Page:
Simply put, a logframe is a summary of the project in table format. The logframe was reportedly developed originally by USAID during the 1970s for organizing logistics, but is now commonly used in many other government and private projects.
While there is no standard format, a logframe typically includes all the parts of a proposal organized in a way that shows cohesiveness. For example, the table below emphasizes how the Overall Goal is divided into Specific Objectives and Activities. It also makes clear that the results, M&E plan, and costs are in line which each activity.
Logframes are notoriously confusing and difficult to put together. This is because creating a good logframe requires both a holistic and detailed understanding of the project. This level of understanding is rarely complete during the planning and funding stage, when the project design is still in flux. Still, even a draft logframe can be very useful for planning, managing, and fundraising. They can also be used as:
- A planning tool to present a flow of ideas.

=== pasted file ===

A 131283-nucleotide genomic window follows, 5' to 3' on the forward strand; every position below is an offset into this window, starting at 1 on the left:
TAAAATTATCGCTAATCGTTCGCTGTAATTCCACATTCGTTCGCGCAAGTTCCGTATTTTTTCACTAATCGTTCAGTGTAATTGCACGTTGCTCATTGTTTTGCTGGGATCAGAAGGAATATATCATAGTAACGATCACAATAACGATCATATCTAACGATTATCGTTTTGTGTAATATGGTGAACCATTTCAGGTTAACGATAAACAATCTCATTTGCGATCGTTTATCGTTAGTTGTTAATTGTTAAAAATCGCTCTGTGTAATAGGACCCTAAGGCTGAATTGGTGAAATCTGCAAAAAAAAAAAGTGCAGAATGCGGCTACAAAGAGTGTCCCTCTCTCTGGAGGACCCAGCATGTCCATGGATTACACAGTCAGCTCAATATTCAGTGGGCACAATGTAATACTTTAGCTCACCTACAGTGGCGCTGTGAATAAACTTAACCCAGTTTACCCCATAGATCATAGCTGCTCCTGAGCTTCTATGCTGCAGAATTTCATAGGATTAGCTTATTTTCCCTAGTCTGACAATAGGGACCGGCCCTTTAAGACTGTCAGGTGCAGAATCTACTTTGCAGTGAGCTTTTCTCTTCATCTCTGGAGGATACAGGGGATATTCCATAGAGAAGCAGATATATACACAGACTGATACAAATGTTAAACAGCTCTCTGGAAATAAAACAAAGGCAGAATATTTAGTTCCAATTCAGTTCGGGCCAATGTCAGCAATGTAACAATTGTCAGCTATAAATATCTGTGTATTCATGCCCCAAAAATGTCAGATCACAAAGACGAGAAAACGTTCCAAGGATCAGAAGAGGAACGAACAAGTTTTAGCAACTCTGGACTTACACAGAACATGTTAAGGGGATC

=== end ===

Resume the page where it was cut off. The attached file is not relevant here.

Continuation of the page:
- A framework to build clear, concise, and systematic information about a project.
- A management tool for effective supervision and implementation of projects.
- A table which shows project components and the relationships between these components.
- A guide to what resources are needed and how they will be used in the project.
- A method to clearly display the progress from goals to activities to results.
- An overview to show how a complicated overall goal can be broken down into smaller manageable activities.
- A way to show donors the project is organized and well thought-out.
A logframe may also be called:
- Logical Framework
- Logical Framework Analysis
- Logical Framework Matrix
- Project Framework